Andy, I had the impression that these guys didn’t have any idea, and you kind of figured it all out.
Andy: Let me give you my reaction: OMG. I couldn’t bring myself to believe that the demo was for real. So I question him very hard after the presentation. He tolerated it, and even invited me to inspect the system for two days. I was immersed. At the time, I had been working on our first hypertext system with Ted Nelson. So to come see Doug’s system that has unbelievable richness and complexity was mindblowing. This demo, unlike just about anything else, stood the test of time. My takeaway from it was the deep and systematic design methodologies that these people had. I never seen software engineering like that. We worked with the equivalent of hammer and and chisel, and these guys were bootstrapping: building tools that build tools.
Jeff, you have a segment in the demo where you demonstrated bootstrapping. It seems that coordinating bootstrapping is tricky because everything depends on everything else.
Jeff: there was an engineer who came up an idea with a compiler who we can build a bigger compiler from, and that compiler will built a bigger compiler. We had a language called machine oriented language 940. Every word was tuned to the machine. Technically, there was also the entire command language specified in this bootstrapping system.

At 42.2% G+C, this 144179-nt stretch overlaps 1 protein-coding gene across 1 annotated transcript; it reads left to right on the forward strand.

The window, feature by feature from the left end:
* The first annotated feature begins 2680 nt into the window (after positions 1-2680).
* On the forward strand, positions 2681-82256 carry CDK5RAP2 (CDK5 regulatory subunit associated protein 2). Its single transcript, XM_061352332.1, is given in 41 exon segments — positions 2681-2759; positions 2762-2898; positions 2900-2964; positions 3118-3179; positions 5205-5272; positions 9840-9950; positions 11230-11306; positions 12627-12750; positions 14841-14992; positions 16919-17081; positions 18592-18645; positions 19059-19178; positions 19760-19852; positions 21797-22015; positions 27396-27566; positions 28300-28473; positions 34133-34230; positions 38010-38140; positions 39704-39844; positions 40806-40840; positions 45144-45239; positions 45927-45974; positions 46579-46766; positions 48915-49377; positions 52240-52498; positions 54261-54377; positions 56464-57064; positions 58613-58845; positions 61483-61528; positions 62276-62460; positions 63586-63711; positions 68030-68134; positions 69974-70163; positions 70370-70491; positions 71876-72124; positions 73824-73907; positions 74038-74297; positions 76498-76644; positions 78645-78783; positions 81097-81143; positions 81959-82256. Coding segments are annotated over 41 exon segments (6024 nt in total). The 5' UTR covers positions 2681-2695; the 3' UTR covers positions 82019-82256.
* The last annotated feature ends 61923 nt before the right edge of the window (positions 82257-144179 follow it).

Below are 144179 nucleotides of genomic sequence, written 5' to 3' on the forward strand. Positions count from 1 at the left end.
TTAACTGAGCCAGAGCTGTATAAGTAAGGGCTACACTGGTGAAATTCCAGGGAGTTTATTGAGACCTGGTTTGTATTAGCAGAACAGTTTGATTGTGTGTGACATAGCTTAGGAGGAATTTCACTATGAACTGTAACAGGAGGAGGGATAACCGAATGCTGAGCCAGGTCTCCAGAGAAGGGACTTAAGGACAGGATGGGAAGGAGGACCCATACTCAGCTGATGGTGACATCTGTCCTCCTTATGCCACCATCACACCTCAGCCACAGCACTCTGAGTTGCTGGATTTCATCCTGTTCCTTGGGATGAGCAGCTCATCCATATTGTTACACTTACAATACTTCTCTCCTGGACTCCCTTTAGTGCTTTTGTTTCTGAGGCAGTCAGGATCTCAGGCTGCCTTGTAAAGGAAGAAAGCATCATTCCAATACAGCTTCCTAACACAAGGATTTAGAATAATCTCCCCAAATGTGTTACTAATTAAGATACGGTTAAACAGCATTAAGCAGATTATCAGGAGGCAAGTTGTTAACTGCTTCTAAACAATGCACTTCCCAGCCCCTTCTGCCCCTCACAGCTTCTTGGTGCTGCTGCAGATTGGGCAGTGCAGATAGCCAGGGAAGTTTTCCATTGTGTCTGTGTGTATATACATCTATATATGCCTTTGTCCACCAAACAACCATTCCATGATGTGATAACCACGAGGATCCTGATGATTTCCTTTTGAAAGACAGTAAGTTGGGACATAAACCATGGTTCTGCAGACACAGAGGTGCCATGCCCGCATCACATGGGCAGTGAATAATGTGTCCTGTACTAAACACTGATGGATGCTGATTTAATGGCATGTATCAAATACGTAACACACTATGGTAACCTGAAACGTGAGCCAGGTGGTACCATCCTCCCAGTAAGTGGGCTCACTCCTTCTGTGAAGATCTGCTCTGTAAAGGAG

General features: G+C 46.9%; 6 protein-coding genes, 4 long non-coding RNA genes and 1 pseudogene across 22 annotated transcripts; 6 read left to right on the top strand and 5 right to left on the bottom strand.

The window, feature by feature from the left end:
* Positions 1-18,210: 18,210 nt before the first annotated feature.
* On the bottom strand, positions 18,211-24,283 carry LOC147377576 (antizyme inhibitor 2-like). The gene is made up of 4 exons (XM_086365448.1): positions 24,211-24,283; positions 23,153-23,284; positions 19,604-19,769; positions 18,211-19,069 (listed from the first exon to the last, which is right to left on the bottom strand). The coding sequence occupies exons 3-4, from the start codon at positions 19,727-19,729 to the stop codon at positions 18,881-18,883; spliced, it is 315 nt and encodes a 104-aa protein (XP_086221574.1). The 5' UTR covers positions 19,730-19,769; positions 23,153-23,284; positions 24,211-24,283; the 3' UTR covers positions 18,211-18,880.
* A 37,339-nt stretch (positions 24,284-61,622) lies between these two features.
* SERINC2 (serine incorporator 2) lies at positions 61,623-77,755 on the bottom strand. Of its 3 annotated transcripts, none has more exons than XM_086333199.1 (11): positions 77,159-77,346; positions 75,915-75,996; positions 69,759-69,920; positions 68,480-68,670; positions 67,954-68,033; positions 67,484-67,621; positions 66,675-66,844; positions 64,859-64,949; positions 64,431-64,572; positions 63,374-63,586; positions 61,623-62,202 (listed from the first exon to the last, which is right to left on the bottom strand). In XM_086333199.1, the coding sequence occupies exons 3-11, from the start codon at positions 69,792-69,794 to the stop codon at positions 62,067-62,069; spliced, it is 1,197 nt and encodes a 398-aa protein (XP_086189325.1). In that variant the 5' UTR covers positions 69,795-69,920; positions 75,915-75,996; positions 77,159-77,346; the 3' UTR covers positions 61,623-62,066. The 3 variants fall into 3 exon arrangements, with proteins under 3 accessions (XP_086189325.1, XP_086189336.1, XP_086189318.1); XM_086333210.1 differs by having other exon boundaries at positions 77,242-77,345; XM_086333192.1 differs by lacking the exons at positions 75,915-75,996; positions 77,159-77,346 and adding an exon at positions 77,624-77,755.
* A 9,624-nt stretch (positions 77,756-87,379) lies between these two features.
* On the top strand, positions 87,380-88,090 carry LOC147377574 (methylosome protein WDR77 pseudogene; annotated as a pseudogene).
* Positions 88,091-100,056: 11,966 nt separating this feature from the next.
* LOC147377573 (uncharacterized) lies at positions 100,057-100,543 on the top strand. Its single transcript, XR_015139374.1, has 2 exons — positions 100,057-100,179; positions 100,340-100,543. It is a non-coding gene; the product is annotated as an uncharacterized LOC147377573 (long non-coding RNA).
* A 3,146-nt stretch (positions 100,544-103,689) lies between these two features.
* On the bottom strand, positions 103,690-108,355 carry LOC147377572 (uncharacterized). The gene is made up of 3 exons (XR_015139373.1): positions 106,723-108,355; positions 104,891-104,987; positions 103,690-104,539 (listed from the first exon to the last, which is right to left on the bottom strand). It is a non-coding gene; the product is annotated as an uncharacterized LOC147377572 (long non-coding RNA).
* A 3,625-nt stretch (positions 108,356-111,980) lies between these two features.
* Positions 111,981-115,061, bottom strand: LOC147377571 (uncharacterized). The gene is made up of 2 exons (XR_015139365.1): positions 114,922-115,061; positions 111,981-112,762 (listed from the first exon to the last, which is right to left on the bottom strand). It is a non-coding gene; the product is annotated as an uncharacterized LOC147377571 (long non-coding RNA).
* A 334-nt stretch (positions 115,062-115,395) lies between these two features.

Don: We knew that things change very quickly. Rapid prototyping. The compiler trick was one of the tools in our kit bag. Doug talked about the command or control language. Which means that every thing that the user write, the computer does and then give feedback. So we deveoped a compiler to process those codes. But at the same time, the user interface across the system was pretty consistent.
One of the interesting example is how we moved to new computer architectures. When we moved to a new machine, we had to rebuilt from scratch.
This happened with the ARPAnet, when one of the websites was SRI, and so we were bootstrapping the system. We were using the internet to actually get things done, rather than develop for it. The fastest way to get information across the country back then was actually to take it on a tape, and to fly it out on a plane. With this, you can write a major revision and then have it done the next day. This was revolutionary.
The thing with bootstrapping is that you’re actually using what you’re building everyday. Each statement even had an identifier of the author who wrote it, so you literally know who to ask.
I get the impression that the demo was the first public unveiling of what you guys were working on. But was there a pre and post-demo at the lab? And did anything change?
I think the demo was a punctuation mark. We had a large projector that you can stop one frame at a time. I remember having to carry that thing across the country and show the movie from it. There is a sequence in there where the cursor is down in the corner, then it moved right next to where the text is in the next 1/24th second. This was how fast the system is.